The Case of the Disappearing Search Argument
Good interface design is tough. Like any form of engineering, the devil is in the details, and it is the little things that often determine whether a program is hard or easy to use. Whenever we make even small interface changes, we can go round and round about the various pros, cons, and potential pitfalls. Even then, we don't always get it right.
One little thing which I think we have gotten right is this: when you enter a search and hit return, your search argument stays put. In other words, if you enter "Adam" and perform your search, "Adam" will remain displayed in the argument entry box. That way, if you then decide to search for "Adam" AND "Eve," you can simply refine the search you've already done. I think for most Accordance users, this seems like a no-brainer.
Apparently, though, the merits of this behavior are not so self-evident to other software developers. I've recently seen two programs in which the search argument disappears once a search is performed. In other words, if you type "Adam" and hit return, the search will be performed but the word "Adam" will be cleared out of the search field. If you then want to find "Adam AND Eve," you would either have to locate "Adam" in a search history list or type it all over again. That's nothing more than a minor annoyance in the case of "Adam," but it can be a major hassle when you're engaged in original language research.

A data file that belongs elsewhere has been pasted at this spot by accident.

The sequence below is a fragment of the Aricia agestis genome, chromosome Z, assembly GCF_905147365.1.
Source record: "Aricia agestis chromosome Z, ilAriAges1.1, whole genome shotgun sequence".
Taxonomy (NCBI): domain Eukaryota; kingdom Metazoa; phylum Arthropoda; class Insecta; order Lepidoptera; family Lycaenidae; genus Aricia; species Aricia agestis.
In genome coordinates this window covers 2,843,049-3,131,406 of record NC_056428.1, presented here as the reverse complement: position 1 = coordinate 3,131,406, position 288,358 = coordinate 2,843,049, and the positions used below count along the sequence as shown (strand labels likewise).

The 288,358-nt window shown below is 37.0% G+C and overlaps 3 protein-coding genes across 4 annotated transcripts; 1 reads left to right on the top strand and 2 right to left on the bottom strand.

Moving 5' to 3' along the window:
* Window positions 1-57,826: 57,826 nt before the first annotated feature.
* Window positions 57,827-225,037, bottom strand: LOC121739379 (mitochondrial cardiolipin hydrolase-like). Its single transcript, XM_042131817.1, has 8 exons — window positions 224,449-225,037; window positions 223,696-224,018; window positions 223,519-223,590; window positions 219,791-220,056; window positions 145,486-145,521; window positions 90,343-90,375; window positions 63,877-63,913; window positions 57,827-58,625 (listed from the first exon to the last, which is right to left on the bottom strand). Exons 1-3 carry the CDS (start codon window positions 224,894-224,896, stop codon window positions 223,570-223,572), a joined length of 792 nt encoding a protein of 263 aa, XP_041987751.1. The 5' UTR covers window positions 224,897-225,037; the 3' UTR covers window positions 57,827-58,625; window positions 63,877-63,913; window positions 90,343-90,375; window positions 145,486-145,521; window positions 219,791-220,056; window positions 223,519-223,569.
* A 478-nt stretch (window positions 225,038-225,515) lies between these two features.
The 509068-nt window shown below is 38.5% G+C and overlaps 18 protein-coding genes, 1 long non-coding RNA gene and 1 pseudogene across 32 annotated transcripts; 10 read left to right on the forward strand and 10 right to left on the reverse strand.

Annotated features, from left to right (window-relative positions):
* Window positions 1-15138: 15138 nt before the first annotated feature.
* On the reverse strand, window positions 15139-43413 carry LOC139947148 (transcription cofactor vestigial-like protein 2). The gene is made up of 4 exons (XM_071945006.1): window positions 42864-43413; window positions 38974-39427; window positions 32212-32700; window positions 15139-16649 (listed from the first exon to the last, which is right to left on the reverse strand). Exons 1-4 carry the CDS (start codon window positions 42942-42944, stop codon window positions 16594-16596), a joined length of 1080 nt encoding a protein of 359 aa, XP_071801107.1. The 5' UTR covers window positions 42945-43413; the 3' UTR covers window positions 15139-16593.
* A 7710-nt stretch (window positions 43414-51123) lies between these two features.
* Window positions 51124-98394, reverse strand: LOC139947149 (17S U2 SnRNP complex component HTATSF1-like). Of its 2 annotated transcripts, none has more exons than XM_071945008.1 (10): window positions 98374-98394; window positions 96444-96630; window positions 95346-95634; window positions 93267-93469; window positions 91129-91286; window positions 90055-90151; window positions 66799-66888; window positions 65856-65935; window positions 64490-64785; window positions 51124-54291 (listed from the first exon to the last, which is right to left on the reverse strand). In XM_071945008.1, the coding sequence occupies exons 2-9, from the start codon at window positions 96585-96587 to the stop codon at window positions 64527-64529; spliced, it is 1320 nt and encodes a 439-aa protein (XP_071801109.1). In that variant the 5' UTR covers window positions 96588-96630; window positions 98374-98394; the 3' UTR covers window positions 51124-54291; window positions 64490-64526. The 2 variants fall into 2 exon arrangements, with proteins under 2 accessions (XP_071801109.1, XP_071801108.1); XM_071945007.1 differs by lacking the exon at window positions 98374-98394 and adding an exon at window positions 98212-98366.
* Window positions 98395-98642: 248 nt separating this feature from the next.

Let's say you do a search for γίνομαι in Greek. As you explore your results, you decide you want to search for a particular form of γίνομαι, such as the imperative. In Accordance, you would simply add @ [VERB imperative] to the end of your previous search and hit return. In other programs, you must enter γινομαι all over again. Now let's say you want to search for aorist imperatives. Once again, in Accordance, you just add your additional constraint to the previous search, while in other programs, you either have to start over or find the previous search in a search history list.
If users of other programs get used to going to the search history in order to keep refining their searches, then I suppose this interface design choice only requires one additional step. But how many times in the course of a study does that one extra step get repeated? Does that additional bit of work discourage users from further refining their searches? I imagine it would.
As I said, good interface design is tough. In the context of these other programs' overall design approaches, I can see why they made the choice they did. But the disappearing search argument nevertheless creates an unnecessary and oft-repeated step for the end user—a step which Accordance users never have to worry about.